Seven seconds of total silence.
The nation's top intelligence officials have answered the question countless times over the past year and a half, but they seemed stumped during a House hearing Tuesday when a Florida congressman asked them one more time: "Can anybody at the table tell us when somebody will be held responsible for the murders in Benghazi?"
For seven seconds, Director of National Intelligence James Clapper, CIA director John Brennan, Defense Intelligence Agency director Michael Flynn, National Counterterrorism Center director Matt Olsen and FBI director James Comey sat quietly – each one seemingly waiting for one of the others to rescue them from a question for which they have no easy answer, regarding a tragedy that almost since the outset has been wrapped in political partisanship.
After the seven seconds of silence prompted by Florida Republican Rep. Jeff Miller's question, FBI director Comey leaned into the microphone.
"What I can tell you, Congressman, is that this is a top priority of the FBI," he said. "We've made progress on the matter. I'm not at liberty to talk about the details of that progress. It's a difficult investigation, but one we've invested a lot of resources in and one that we've made headway on."
It has been nearly 17 months since the Sept. 11, 2012, attack on a U.S. diplomatic facility and CIA annex in Benghazi, where U.S. Ambassador Chris Stevens and three other Americans lost their lives. But with a series of 2014 congressional hearings and a 2016 presidential race on the horizon that could feature former Secretary of State Hillary Clinton as a candidate, U.S. intelligence officials are once again facing questions on the Libyan disaster that have dogged them for months.
The silence before the House Intelligence Committee today – as fleeting as it was – reflected a complex situation in which law enforcement and intelligence agencies are facing some hardened obstacles. There are "inherent challenges" in the Benghazi case, as an FBI spokesman recently put it.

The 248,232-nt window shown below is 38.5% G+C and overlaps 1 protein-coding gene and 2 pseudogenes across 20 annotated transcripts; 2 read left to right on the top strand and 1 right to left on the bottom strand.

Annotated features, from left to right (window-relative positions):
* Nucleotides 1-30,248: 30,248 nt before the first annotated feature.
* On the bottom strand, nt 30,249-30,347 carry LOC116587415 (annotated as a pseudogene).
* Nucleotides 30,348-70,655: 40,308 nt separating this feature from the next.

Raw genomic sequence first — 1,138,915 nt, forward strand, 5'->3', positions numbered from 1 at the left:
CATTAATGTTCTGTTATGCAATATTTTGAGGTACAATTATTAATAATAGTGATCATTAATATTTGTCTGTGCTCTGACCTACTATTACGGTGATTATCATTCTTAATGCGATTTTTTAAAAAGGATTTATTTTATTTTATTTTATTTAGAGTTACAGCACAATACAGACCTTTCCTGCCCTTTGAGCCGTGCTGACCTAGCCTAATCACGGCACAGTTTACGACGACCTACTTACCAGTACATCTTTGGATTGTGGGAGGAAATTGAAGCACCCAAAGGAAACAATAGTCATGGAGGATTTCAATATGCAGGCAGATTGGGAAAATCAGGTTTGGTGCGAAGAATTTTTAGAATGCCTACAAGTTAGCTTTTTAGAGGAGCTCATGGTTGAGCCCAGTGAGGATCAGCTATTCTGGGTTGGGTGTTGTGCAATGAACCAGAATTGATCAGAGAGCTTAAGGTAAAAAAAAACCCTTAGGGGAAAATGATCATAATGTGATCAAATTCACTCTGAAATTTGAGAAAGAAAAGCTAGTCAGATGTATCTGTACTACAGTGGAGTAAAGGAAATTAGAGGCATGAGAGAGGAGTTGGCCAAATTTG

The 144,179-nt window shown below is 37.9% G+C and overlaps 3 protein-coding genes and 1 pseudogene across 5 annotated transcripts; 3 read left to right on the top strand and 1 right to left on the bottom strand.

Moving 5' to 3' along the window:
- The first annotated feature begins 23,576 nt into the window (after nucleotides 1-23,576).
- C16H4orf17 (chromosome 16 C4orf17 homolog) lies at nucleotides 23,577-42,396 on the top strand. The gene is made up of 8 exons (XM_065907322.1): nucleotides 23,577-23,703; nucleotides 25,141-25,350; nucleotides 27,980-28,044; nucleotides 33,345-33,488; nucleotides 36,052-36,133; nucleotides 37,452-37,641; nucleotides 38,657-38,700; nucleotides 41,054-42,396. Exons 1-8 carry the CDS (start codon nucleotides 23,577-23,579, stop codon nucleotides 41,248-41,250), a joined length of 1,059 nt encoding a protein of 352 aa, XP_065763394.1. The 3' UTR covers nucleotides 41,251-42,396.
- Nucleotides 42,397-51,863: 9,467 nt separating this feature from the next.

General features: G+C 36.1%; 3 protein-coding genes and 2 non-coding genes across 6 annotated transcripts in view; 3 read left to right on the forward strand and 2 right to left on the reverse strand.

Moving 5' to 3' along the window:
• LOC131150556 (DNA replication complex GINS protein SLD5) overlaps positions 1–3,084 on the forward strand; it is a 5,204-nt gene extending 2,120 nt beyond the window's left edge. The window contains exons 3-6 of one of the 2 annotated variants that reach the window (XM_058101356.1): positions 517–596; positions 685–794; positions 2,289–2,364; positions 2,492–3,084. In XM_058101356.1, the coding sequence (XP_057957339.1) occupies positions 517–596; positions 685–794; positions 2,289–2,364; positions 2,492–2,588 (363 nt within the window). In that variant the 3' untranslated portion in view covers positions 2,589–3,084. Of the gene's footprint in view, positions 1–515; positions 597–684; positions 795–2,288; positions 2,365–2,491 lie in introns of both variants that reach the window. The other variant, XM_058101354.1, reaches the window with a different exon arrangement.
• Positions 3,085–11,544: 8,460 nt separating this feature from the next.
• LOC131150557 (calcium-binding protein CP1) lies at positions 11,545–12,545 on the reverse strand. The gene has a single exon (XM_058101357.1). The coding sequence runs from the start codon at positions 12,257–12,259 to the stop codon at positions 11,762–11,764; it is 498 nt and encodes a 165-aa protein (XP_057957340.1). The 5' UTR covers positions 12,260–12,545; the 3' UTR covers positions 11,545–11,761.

The U.S. intelligence community has identified "several individuals responsible for the attacks," many of them tied to terrorist groups such as Ansar al-Sharia in Libya, Al Qaeda in the Islamic Maghreb in Northern Africa, and Yemen's Al Qaeda in the Arabian Peninsula, according to an extensive, bipartisan report released last month by the Senate Intelligence Committee. In addition, Republicans on the committee named three "leading suspects," including militia leader Ahmed Abu Khattala, who has been interviewed by Western news agencies in Libya even as he's been secretly charged in a New York federal court.
But, the Senate committee's report concluded, "insight into the current whereabouts and links between these individuals in some cases is limited due in part to the nascent intelligence capabilities in the region." And FBI efforts have "been hampered by inadequate cooperation and a lack of capacity by foreign governments to hold these perpetrators accountable," the report said.
In particular, the Libyan government "has not shown the political incentive or will within its own country to seek out, arrest, and prosecute individuals believed to be associated with the attacks," and the security situation on the ground in Benghazi means witnesses there who work with the U.S. government could wind up dead, according to the report.
Meanwhile, the Senate committee's report suggests U.S. officials still have their own unanswered questions themselves about the Benghazi attacks.
"It remains unclear if any group or person exercised overall command and control of the attacks or whether extremist group leaders directed their members to participate," according to the report, whose authors had access to some of the most sensitive intelligence in the U.S. government's possession. "Intelligence suggests that the attack was not a highly coordinated plot, but was opportunistic … Some intelligence suggests the attacks were likely put together in short order, following that day's violent protests in Cairo against an inflammatory video."
In light of all that, Comey today was once again pushed to answer for what critics describe as a key U.S. shortcoming: the inability to arrest, much less convict, any suspects.
"We will never give up on this matter until we have the people responsible in our custody … no matter how long it takes," Comey said. "The one thing we don't do at the FBI is ever forget."
Last week, Comey was similarly asked about justice in the Benghazi attacks during a Senate Intelligence Committee hearing. And Attorney General Eric Holder faced similar questioning last week during a Senate Judiciary Committee hearing.
"We are determined to hold accountable the people who are responsible for that attack," Holder said, "and we will take and use all measures of the American government in order to effectuate that desire."
Asked today whether any Benghazi suspects might be brought to the detention facility at Guantanamo Bay if captured by U.S. personnel, Comey said such a decision is "not a judgment for the FBI to make, but I'm sure that all options will be looked at by the government."